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Hall County Schools moves testing dates back

No extra days added; digital makeup options being explored

POSTED: February 24, 2014 7:55 p.m.

Hall County students can rest easy: Barring any further bad weather, their spring breaks and summer vacations are free from being intruded upon.

Additionally, the state Department of Education has approved Hall schools’ moving back testing windows for the Criterion-Referenced Competency Tests and the End of Course Tests.

“We did get approval from the department to change our CRCT administration window to the week of May 1 and 2, then continuing on through that next week on May 6, 7 and 8 with makeup (tests) on the 9th. Then, of course, our

EOCTs have now been moved to the week of May 12,” Middle Grades School Improvement Specialist Kevin Bales said.

Moving the CRCTs allows for an extra nine to 10 instructional days, Bales said.

“It’s more days than the kids have actually missed,” he pointed out, saying only seven days have been missed this year because of winter weather. “So if we have questions or concerns among our communities and parents regarding, ‘What are we going to do to make up that time before testing?’ the movement of the window itself is going to assist in regard to that.”

Retesting for students who don’t pass the standardized tests is tentatively scheduled for May 27-30, which are planning days for teachers. Transportation will be provided for those students.

For the EOCTs, all high chool seniors will take the tests online to receive the results within 48 hours, Superintendent Will Schofield said.

Graduation dates are scheduled for May 22-24, and May 27.

The Hall County School District has missed eight days in January and February because of inclement weather; one day was made up Feb. 17. Schofield suggested at Monday’s school board meeting that the district consider ways for students to make up the time digitally.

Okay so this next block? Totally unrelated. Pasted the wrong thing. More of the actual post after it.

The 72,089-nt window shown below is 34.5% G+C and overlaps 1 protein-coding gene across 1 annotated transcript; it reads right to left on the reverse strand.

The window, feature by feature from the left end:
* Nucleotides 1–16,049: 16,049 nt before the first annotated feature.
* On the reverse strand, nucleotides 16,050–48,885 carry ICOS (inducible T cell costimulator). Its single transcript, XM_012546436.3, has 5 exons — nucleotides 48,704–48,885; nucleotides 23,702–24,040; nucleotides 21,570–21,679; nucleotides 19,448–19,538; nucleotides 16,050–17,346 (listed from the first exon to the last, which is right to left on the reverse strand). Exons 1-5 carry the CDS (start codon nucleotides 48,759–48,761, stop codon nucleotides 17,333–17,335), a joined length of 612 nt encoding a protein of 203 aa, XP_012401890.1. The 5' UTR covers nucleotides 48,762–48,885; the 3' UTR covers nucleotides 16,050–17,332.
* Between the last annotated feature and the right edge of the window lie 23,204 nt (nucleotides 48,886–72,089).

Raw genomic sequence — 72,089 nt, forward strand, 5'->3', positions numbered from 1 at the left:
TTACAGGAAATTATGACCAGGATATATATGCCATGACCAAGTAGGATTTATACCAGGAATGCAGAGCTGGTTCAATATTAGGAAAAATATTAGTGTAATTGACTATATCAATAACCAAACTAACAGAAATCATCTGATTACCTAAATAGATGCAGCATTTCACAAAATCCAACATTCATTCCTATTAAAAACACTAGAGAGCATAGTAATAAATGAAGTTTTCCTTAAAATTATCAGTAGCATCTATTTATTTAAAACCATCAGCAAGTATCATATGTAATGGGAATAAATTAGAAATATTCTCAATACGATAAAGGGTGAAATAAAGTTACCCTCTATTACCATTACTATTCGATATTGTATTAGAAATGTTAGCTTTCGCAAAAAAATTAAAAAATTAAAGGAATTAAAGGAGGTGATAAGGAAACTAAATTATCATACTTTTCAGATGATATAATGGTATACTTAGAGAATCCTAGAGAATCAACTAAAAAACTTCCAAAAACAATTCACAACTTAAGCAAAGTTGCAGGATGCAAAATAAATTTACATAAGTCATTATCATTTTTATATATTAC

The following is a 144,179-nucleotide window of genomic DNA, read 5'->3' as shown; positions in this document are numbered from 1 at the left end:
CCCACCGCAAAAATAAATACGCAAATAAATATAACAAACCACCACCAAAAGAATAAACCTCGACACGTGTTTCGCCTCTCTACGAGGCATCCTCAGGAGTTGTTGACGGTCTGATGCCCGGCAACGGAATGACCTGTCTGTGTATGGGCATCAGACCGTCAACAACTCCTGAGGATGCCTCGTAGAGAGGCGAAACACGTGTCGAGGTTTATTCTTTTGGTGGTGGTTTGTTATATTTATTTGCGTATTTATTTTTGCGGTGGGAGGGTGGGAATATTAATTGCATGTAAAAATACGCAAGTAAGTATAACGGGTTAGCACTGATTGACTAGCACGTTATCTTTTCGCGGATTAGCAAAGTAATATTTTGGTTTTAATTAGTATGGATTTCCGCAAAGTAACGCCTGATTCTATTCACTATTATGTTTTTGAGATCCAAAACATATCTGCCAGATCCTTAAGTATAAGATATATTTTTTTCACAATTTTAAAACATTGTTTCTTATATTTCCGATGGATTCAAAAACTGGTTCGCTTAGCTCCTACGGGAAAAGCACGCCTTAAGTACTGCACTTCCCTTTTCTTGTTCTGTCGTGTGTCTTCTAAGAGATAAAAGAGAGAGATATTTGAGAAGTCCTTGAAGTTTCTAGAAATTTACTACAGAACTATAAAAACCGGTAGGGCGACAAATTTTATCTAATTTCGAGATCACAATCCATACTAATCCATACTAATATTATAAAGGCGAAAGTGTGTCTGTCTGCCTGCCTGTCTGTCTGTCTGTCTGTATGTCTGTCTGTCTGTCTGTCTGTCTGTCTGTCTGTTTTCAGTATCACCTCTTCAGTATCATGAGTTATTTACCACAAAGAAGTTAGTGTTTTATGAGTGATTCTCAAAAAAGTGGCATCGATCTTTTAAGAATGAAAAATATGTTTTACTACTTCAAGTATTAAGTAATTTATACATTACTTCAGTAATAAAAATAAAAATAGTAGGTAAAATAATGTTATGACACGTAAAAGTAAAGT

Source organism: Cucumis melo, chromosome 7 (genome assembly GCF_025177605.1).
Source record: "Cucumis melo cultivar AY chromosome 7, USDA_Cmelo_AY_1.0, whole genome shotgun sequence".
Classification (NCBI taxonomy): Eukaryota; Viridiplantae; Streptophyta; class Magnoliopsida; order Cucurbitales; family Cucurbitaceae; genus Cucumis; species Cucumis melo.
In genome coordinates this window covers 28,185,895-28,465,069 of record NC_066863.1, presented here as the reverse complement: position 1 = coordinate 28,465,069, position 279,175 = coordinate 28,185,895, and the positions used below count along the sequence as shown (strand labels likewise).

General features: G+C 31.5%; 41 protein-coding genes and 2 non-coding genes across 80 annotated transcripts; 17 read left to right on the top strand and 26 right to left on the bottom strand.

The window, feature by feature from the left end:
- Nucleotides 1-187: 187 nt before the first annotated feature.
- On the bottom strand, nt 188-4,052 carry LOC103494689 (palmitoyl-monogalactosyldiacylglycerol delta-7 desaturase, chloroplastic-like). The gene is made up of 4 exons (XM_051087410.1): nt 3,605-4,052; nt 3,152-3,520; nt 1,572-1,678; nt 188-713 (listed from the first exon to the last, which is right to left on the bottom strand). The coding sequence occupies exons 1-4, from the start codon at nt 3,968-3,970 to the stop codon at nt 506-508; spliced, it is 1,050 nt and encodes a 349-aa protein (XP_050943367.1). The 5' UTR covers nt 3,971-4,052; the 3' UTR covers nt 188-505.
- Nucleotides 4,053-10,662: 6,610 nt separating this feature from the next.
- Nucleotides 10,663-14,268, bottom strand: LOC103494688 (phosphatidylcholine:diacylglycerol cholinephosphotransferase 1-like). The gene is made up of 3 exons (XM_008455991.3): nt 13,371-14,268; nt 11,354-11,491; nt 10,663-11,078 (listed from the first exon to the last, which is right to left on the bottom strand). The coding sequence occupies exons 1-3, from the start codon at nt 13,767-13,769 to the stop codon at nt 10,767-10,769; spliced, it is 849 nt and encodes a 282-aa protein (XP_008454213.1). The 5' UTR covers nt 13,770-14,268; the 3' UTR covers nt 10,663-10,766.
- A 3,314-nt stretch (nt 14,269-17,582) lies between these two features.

He pointed to how teachers used Feb. 11-12, days when school was not in session, to share lessons with students via their websites or other online portals.

“We’ll look back on those two days as taking our staff, as taking our school community, and realizing that all learning does not have to take place within schoolhouse walls and rows of desks,” Schofield said. “It was exciting.”

He said the district is working with Forsyth County Schools to develop ideas on how students could make up the instructional time missed.

The state board of education waived days missed because of winter weather for all schools at its Feb. 20 meeting, saying it was up to the local boards on how to make up those days, if desired.

“My recommendation would not be to get into spring break,” Schofield said.

“I don’t think there’s anything to be gained by trying to bring people back during spring break. Bringing people back after the fact, that have already completed their work for the year after graduations, we also believe would be counterproductive.

“So unless we get some more bad weather, we’re not considering bringing students who have completed their work back after graduations.”


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